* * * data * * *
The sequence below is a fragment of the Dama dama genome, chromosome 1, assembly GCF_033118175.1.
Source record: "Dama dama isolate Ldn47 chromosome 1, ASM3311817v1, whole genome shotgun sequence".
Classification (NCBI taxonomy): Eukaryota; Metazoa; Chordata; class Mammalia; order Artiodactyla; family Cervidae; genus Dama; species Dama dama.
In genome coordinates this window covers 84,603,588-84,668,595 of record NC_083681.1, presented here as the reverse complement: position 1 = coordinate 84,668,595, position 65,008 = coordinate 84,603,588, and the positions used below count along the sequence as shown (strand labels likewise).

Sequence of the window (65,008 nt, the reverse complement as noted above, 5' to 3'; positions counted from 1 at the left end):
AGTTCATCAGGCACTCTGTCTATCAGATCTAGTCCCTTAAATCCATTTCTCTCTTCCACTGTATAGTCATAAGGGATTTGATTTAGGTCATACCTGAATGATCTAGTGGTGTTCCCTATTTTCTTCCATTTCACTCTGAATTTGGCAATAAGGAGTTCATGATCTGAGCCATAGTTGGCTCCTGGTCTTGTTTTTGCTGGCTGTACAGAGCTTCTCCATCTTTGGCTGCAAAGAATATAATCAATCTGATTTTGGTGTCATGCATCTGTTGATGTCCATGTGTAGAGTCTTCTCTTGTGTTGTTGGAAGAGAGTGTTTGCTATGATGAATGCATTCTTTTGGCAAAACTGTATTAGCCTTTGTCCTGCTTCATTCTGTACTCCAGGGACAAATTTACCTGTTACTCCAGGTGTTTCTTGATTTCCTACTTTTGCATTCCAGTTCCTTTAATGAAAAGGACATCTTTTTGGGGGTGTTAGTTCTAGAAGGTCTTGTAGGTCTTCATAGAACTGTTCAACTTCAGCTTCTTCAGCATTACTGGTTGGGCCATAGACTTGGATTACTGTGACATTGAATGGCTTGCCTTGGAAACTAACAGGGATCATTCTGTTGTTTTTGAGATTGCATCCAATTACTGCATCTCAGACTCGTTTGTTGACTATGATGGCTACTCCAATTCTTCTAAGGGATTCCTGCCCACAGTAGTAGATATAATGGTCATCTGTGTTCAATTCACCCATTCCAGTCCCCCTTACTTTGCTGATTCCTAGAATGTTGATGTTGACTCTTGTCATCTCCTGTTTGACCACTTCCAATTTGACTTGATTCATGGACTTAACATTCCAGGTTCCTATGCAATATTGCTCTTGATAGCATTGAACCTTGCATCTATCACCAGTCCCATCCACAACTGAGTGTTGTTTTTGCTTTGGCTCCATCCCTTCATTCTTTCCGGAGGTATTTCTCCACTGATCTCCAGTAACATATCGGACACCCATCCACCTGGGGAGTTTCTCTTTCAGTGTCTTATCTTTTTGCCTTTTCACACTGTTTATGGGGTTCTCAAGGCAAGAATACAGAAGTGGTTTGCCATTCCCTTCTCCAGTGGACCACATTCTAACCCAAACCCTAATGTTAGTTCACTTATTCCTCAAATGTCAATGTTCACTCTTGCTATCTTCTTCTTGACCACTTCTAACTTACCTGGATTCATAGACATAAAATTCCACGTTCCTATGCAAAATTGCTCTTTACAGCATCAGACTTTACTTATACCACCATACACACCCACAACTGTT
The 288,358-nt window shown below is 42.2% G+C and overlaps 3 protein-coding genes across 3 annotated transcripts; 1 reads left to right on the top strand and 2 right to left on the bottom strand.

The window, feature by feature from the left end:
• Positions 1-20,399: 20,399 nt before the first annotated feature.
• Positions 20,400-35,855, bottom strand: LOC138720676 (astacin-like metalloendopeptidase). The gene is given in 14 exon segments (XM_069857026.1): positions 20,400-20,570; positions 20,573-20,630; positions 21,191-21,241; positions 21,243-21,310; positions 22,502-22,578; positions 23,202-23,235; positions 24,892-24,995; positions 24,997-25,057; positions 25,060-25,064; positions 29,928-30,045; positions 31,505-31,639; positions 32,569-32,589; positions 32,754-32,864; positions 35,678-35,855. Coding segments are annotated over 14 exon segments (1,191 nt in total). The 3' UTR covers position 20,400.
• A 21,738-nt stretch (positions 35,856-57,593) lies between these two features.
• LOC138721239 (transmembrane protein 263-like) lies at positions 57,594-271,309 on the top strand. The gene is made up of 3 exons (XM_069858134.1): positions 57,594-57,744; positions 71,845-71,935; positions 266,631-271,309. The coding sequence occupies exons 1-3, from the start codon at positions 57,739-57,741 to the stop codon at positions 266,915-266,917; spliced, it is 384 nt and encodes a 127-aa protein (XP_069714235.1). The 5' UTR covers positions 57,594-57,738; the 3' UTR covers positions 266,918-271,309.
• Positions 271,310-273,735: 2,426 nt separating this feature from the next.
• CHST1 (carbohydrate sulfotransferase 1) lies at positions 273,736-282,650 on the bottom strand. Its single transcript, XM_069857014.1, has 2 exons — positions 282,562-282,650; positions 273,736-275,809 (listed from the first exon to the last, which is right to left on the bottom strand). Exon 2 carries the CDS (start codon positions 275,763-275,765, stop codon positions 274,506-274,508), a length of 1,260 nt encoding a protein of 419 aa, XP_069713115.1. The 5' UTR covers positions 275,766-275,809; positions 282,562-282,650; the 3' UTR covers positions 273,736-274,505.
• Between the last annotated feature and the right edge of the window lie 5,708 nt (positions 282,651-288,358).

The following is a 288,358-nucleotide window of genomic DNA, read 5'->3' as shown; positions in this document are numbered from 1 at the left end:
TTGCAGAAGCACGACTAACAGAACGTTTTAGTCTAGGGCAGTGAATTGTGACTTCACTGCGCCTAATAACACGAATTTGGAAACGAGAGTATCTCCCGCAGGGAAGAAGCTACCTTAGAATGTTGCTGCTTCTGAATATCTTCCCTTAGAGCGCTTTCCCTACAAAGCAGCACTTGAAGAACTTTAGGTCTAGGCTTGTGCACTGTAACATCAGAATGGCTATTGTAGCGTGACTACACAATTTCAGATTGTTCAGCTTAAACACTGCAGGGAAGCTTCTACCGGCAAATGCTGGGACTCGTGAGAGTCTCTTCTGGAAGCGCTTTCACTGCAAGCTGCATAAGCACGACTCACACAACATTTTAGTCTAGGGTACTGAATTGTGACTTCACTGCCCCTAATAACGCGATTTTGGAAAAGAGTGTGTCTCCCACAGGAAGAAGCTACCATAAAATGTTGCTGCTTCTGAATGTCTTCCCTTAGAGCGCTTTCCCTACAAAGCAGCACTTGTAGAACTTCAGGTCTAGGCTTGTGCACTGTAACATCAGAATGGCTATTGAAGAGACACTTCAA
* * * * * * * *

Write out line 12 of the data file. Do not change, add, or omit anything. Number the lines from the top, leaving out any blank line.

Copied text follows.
• LOC138721239 (transmembrane protein 263-like) lies at positions 57,594-271,309 on the top strand. The gene is made up of 3 exons (XM_069858134.1): positions 57,594-57,744; positions 71,845-71,935; positions 266,631-271,309. The coding sequence occupies exons 1-3, from the start codon at positions 57,739-57,741 to the stop codon at positions 266,915-266,917; spliced, it is 384 nt and encodes a 127-aa protein (XP_069714235.1). The 5' UTR covers positions 57,594-57,738; the 3' UTR covers positions 266,918-271,309.